Conversion of tropical forests and diverse multicrop agricultural land to commercial monocultures is a conservation concern worldwide. In northeast India, landscapes under shifting agriculture (or jhum) practiced by tribal communities are increasingly being replaced by monoculture plantations (e.g., teak, oil palm). We compared oil palm and teak plantations, shifting agricultural fields, and forest fallows (0–8 yr regeneration) with tropical rainforest edge and interior sites in Dampa Tiger Reserve, Mizoram, India. Twenty replicate transects were surveyed in each of the 5 study strata for vegetation structure, bird species richness and density, bird abundance, and species composition. Tree density and canopy and vertical structure were lowest in oil palm plantations, intermediate in teak plantations and jhum, and highest in rainforest sites. Tree density in jhum (4.3 stems per 100 m2) was much higher than in oil palm plantations (0.5 stems per 100 m2), but lower than in rainforest (6.8–8.2 stems per 100 m2), with bamboo absent in oil palm plantations and most abundant in regenerating jhum (25 culms per 50 m2). We recorded 107 bird species (94 forest species, 13 open-country species). Oil palm plantations had the lowest forest bird species richness (10 species), followed by teak plantations (38), while jhum (50) had only slightly lower species richness than the rainforest edge (58) and interior (70). Forest bird abundance in the jhum landscape was similar to that in rainforest, on average 304% higher than in oil palm plantations, and 87% higher than in teak plantations. Jhum sites were more similar in bird community composition to rainforest than were monocultures. Rapid recovery of dense and diverse secondary bamboo forests during fallow periods makes the shifting agricultural landscape mosaic a better form of land use for bird conservation than monocultures. Land use policy and conservation plans should provide greater support for shifting agriculture, while mandating better land use practices such as retention of forest remnants, native trees, and riparian vegetation in monoculture plantations.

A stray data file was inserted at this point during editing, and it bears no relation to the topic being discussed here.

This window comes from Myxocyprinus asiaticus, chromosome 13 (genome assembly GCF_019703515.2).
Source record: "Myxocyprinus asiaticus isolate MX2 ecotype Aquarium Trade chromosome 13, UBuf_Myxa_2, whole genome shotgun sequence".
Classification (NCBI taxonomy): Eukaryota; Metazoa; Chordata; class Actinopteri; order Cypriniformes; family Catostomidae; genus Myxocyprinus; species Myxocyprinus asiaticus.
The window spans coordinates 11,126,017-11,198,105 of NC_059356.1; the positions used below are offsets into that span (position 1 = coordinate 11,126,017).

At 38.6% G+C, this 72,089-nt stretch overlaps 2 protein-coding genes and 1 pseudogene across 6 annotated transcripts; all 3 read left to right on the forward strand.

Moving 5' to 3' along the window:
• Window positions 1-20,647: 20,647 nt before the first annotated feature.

You have requested a machine translation of selected content from our databases. This functionality is provided solely for your convenience and is in no way intended to replace human translation. Neither BioOne nor the owners and publishers of the content make, and they explicitly disclaim, any express or implied representations or warranties of any kind, including, without limitation, representations and warranties as to the functionality of the translation feature or the accuracy or completeness of the translations.
Translations are not retained in our system. Your use of this feature and the translations is subject to all use restrictions contained in the Terms and Conditions of Use of the BioOne website.
Vol. 118 • No. 2